Lord Carnarvon and Howard Carter discovered the tomb of King Tutankhamun in Egypt in 1922. On March 24, 1923, novelist Marie Corelli warned him in the press that bad things happen to those who desecrate tombs. Within two weeks, Lord Carnarvon was dead from an infection brought on by a mosquito bite he suffered just two days after Corelli's warning was published. The mummy's curse caused it, of course.
The idea of the mummy’s curse was already a popular story, but Carnarvon’s demise (and Corelli’s apparent prediction of it) turned it into one of the great legends of the age. Rumours quickly spread that Carter had found warnings in the tomb itself. There were reports of a clay tablet, allegedly found over the tomb’s entrance, that read: ‘Death shall come on swift wings to whoever toucheth the tomb of Pharaoh.’ According to the stories, Carter buried it in the sand in case it scared his labourers into stopping their work. The whole situation was a gift for journalists who, four months after the tomb’s discovery, were desperate for more Tutankhamun-related news. Once the curse story took off, they began running daily updates, roping in scholars to debate whether evil spirits were to blame for Carnarvon’s demise.
In the next twelve years, six of the people who were present when the tomb was opened were dead. The mummy's curse? Not when you consider there were forty people there, and they weren't all young and healthy. Curses against grave-robbing had been around for a long time, and they were particularly attached to mummies when modern archaeologist began to exhume them. How many other mummies were unearthed with no dramatic deaths? But the power of a good story propelled the mummy's curse into popular consciousness. Read how it happened at Aeon magazine.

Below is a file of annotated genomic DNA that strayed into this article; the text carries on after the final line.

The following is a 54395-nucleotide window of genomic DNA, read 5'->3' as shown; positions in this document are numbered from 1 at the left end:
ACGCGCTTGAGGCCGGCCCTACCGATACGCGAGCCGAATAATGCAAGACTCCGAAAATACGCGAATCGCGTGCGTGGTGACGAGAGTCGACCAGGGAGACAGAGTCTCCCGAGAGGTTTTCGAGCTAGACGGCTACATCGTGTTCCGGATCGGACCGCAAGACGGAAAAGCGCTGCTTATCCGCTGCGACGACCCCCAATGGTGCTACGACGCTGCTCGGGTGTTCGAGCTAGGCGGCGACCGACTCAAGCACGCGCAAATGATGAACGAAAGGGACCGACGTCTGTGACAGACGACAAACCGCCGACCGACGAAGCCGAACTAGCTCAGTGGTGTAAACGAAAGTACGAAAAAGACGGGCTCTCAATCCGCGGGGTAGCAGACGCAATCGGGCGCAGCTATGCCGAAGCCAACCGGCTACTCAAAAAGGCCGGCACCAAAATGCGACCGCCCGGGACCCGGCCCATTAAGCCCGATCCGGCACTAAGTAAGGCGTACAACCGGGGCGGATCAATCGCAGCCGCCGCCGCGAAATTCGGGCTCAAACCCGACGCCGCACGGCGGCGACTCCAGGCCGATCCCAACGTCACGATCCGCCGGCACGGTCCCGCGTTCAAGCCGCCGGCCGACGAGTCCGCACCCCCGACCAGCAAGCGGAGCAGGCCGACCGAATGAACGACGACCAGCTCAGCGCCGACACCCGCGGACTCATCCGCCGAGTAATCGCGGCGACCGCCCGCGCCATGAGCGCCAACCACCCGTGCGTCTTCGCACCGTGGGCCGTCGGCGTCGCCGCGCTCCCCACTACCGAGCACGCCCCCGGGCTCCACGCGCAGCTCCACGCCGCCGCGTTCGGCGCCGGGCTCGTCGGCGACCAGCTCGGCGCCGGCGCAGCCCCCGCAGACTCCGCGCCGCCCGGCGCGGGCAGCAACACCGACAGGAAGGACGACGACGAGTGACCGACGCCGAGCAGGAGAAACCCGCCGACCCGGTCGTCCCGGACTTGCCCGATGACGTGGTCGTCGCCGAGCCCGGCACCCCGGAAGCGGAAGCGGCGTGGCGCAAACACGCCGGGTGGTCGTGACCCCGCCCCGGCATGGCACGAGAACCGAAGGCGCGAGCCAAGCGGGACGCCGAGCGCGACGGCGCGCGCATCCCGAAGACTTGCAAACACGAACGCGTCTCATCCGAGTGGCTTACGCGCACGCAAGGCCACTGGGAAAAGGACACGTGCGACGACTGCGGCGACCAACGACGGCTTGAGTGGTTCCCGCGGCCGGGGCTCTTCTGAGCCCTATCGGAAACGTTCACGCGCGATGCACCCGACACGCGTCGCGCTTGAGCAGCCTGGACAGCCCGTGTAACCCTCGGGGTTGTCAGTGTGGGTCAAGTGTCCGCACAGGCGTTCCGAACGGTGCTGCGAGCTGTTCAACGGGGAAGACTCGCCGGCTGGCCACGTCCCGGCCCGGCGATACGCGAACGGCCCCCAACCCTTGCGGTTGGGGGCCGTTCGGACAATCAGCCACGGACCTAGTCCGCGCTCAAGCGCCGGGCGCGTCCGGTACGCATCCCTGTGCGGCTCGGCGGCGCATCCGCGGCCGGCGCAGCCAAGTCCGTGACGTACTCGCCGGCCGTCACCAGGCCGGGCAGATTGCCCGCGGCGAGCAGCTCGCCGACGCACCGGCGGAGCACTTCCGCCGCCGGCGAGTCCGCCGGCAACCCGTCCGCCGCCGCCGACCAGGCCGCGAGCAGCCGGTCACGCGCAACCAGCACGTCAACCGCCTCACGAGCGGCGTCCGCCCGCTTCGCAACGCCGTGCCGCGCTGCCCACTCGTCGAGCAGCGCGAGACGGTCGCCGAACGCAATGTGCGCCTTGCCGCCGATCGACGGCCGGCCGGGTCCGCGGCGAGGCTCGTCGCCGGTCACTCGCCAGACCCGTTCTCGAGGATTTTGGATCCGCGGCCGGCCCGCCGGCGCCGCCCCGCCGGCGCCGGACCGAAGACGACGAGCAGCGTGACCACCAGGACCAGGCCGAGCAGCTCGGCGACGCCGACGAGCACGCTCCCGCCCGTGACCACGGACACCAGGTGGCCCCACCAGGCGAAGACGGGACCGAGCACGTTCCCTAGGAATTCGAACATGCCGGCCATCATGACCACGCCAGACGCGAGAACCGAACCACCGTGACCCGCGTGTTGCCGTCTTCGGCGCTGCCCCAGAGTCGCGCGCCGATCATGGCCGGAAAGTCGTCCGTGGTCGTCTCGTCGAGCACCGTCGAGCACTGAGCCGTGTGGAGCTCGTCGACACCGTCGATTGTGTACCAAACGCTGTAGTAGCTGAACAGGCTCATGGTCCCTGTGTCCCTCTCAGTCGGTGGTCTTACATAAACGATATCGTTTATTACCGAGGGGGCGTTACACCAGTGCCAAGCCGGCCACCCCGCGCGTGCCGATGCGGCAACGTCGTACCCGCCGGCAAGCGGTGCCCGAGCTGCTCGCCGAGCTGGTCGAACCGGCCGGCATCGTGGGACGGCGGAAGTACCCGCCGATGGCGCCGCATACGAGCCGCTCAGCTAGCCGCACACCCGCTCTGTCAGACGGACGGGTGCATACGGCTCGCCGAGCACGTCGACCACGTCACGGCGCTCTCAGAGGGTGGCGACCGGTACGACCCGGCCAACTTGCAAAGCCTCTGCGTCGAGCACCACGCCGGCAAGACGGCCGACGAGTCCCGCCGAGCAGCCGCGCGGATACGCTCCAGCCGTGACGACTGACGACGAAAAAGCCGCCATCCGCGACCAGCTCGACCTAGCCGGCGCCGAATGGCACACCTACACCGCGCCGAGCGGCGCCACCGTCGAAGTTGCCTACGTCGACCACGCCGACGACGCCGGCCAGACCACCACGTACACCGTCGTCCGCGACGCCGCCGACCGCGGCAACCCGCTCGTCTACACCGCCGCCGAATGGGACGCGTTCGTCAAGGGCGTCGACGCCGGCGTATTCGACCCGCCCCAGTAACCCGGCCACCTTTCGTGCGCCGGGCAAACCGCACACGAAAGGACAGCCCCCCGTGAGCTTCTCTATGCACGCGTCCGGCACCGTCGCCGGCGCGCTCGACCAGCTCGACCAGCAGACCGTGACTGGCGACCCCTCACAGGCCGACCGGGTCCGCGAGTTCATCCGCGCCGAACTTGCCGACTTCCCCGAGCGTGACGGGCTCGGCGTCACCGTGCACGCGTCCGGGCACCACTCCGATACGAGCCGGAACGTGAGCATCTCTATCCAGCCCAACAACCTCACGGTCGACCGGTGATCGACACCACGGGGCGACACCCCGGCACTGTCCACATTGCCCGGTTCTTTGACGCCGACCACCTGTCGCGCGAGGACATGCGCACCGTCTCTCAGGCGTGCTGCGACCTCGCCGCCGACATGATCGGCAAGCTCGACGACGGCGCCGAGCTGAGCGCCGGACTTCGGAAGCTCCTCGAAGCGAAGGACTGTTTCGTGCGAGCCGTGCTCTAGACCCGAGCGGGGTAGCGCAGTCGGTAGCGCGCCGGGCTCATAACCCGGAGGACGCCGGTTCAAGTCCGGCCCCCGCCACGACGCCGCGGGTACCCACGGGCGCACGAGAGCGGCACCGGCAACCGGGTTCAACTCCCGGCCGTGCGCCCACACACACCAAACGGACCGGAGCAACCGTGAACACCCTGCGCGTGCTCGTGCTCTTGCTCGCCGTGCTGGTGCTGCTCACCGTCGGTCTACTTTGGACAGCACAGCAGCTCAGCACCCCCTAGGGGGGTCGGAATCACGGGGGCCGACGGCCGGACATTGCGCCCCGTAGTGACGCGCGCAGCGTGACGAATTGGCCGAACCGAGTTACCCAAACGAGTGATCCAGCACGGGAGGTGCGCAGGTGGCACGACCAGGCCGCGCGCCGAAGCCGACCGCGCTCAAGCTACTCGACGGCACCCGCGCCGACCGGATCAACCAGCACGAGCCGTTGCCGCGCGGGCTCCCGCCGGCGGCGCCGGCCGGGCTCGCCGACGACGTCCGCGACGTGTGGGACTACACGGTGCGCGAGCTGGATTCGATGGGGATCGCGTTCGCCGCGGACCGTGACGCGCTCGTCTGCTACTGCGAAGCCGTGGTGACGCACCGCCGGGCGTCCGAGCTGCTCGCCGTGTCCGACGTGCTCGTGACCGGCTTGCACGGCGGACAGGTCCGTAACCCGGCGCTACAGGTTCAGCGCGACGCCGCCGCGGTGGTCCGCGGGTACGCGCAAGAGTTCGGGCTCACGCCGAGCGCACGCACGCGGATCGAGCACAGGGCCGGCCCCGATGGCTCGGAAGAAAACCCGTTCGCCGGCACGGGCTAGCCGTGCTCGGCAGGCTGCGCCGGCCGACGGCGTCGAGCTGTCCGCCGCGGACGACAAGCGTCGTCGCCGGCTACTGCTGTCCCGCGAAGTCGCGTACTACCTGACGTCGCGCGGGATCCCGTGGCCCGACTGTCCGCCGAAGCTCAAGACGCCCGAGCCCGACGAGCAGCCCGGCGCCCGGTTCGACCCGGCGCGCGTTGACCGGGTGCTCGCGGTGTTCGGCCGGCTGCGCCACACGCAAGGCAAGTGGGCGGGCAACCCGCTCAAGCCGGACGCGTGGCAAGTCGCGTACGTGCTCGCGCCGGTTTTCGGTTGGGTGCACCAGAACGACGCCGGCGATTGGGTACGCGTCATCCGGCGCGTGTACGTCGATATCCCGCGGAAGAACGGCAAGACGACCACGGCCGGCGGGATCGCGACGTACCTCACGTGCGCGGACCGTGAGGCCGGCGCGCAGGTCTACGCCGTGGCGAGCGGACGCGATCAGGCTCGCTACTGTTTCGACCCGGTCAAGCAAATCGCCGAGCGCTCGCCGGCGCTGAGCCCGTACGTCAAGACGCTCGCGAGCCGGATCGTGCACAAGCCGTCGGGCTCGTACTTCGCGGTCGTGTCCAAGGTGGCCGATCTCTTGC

The REAL ‘Lone Ranger’ Was An African American Lawman Who Lived With Native American Indians

The real “Lone Ranger,” it turns out, was an African American man named Bass Reeves, who the legend was based upon. Perhaps not surprisingly, many aspects of his life were written out of the story, including his ethnicity. The basics remained the same: a lawman hunting bad guys, accompanied by a Native American, riding on a white horse, and with a silver trademark.
Historians of the American West have also, until recently, ignored the fact that this man was African American, a free black man who headed West to find himself less subject to the racist structure of the established Eastern and Southern states.
While historians have largely overlooked Reeves, there have been a few notable works on him. Vaunda Michaux Nelson’s book, Bad News for Outlaws: The Remarkable Life of Bass Reeves, Deputy U.S. Marshal, won the 2010 Coretta Scott King Award for best author. Arthur Burton released an overview of the man’s life a few years ago. Black Gun, Silver Star: The Life and Legend of Frontier Marshal Bass Reeves recounts that Reeves was born into a life of slavery in 1838. His slave-keeper brought him along as another personal servant when he went off to fight with the Confederate Army, during the Civil War.
Reeves took the chaos that ensued during the war to escape for freedom, after beating his “master” within an inch of his life, or according to some sources, to death. Perhaps the most intruiging thing about this escape was that Reeves only beat his enslaver after the latter lost sorely at a game of cards with Reeves and attacked him.
After successfully defending himself from this attack, he knew that there was no way he would be allowed to live if he stuck around.
Reeves fled to the then Indian Territory of today’s Oklahoma and lived harmoniously among the Seminole and Creek Nations of Native American Indians.
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After the Civil War finally concluded, he married and eventually fathered ten children, making his living as a Deputy U.S. Marshall in Arkansas and the Indian Territory. If this surprises you, it should, as Reeves was the first African American to ever hold such a position.